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How Internet Fame Caused This Little Lionel Messi Fan To Be Targeted By The Taliban

In 2016 Murtaza Ahmadi's photo went viral but his internet fame has now put his life in danger.

Dressed in a blue and white plastic bag with his hero’s name and number scrawled across the bottom in pen, the picture touched hearts across the world.

Lionel Messi fan Murtaza Ahmadi, with his plastic bag jersey in Afghanistan. Photo: Getty

But now that infamy is backfiring. The seven-year-old and his family are on the run from the Taliban and being recognised doesn’t help.

In November, the district of Ghazni was invaded by the Taliban. Along with 4,000 other families, Murtaza fled with his mother and brother.

The boy’s mother said militants have been searching for her son by name and have vowed to cut him to pieces if he is captured.

FC Barcelona Lionel Messi holds the hands of Afghan boy Murtaza Ahmadi on the pitch before the start of a friendly football match against Saudi Arabia's Al-Ahli FC on December 13, 2016. Photo: Getty

She said they also believe Messi, one of the world’s highest-paid footballers gave them money.

"Local strongmen were calling and saying, ‘You have become rich, pay the money you have received from Messi or we will take your son.’”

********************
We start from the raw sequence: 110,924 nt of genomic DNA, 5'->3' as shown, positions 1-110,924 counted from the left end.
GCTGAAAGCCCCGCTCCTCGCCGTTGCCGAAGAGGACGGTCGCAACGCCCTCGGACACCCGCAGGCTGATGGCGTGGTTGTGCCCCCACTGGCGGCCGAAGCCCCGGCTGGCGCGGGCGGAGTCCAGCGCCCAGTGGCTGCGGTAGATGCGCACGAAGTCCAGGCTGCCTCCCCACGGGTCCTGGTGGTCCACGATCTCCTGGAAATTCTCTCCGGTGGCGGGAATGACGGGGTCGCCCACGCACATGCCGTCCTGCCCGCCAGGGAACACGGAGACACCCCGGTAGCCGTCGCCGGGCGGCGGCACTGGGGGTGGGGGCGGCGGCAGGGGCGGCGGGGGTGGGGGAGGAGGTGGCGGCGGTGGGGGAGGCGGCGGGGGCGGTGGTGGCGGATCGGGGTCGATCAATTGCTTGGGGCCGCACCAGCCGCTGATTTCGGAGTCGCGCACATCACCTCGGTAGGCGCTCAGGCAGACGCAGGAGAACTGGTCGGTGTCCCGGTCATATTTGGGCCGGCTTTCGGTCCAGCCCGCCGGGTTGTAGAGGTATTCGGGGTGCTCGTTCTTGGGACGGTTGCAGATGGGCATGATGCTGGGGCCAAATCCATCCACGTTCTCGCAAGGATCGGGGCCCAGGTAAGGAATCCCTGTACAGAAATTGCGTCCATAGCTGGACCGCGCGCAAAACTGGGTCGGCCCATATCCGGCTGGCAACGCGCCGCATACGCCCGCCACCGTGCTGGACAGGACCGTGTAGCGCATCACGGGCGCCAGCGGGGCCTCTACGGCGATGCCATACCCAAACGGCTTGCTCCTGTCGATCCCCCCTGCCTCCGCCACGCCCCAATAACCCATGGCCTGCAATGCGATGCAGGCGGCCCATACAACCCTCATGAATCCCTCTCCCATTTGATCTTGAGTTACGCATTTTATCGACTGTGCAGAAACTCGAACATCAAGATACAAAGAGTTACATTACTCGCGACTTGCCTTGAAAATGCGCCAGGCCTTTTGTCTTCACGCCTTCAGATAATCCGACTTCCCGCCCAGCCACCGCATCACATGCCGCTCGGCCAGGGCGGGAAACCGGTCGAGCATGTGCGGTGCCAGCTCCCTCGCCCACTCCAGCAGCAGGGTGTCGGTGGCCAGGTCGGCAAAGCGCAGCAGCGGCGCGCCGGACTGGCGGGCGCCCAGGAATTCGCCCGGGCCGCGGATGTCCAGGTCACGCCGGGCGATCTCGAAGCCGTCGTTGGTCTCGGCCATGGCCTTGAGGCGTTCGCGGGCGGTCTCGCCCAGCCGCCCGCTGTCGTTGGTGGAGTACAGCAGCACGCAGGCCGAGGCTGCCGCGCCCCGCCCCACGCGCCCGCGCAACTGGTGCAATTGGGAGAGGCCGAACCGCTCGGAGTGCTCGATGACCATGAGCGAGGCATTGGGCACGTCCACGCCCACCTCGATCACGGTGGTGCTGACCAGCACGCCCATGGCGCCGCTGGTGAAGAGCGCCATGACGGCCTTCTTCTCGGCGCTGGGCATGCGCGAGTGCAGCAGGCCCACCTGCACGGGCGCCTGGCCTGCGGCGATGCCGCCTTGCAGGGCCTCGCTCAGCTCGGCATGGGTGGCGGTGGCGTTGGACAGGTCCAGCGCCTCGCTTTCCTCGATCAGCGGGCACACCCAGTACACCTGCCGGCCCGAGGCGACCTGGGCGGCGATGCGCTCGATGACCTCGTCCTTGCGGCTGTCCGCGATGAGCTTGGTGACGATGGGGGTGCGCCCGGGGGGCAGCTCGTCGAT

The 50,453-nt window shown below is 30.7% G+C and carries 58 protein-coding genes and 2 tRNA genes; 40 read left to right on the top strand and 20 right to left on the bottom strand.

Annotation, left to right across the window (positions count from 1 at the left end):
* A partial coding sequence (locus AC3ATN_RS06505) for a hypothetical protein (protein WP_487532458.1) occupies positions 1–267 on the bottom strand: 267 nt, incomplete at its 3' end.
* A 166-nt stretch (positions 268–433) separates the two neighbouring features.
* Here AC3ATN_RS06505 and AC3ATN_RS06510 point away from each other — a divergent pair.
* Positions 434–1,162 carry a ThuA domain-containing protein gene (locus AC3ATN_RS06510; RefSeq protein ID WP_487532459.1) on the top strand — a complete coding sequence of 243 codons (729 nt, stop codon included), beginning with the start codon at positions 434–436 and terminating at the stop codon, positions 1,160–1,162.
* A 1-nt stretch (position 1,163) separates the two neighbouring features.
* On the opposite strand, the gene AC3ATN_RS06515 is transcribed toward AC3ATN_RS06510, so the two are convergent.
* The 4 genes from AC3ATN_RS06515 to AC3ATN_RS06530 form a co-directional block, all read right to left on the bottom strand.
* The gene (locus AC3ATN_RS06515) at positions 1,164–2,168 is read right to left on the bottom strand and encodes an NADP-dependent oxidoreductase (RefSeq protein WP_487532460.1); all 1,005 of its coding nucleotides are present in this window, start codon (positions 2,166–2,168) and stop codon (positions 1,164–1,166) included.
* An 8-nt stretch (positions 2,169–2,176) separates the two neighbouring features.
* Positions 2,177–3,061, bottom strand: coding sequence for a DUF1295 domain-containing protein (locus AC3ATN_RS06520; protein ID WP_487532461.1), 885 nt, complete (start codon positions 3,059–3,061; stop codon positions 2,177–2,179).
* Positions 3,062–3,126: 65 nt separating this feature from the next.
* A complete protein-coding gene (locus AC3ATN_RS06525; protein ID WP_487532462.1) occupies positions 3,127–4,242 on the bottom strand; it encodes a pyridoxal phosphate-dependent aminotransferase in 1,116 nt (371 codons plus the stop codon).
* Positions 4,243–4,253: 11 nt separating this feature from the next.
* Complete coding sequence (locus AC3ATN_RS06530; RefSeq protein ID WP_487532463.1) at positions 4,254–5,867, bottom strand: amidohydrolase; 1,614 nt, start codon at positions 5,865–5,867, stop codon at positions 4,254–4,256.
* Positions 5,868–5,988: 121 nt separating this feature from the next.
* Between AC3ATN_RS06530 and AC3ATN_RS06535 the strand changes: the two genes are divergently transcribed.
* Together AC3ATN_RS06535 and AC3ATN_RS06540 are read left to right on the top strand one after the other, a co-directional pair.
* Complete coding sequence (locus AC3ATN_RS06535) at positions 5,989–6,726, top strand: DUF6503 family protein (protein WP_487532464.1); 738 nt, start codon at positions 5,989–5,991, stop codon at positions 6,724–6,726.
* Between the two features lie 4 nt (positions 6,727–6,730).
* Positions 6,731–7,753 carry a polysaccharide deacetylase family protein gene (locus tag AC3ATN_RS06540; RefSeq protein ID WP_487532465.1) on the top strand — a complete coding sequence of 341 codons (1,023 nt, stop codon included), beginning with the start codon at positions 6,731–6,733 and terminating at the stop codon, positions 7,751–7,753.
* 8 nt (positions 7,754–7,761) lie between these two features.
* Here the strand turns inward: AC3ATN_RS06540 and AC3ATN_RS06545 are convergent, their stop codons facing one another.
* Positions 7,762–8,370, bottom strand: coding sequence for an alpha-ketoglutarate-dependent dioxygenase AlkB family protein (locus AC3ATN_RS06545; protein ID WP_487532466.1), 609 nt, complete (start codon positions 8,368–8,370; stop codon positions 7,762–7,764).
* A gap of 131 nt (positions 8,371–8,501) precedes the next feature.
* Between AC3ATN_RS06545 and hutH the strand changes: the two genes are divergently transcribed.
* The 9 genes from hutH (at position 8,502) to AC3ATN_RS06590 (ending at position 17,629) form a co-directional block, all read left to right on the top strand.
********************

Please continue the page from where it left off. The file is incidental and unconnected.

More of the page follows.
The United Nations’ refugee agency, UNHCR set up a meeting between the little boy and the Argentinian star in December 2016, flying him to Qatar for a football match. It made global headlines.

Ahmadi walked away with life long memories and a real jersey with his idol’s signature. A priceless momento he has now been forced to leave behind along with all his other possessions.

"I want them back so I can play," Murtaza said.

"I miss Messi.”

"When I meet him (again), I will say, 'Salaam' and 'How are you?' Then he will reply saying thank you and be safe, and I will go with him to the pitch where he will play and I will watch him."

READ MORE: Lionel Messi And His Unusual Training Partner

Their father stayed behind to work on a farm, but the rest of the family made it to Kabul where they are now living in a cramped room.

During their flight to the capital, Murtaza’s mother covered his face with a veil so he wouldn’t be identified.

“We are scared that something bad will happen if someone recognises him,” said Murtaza’s brother Humayun.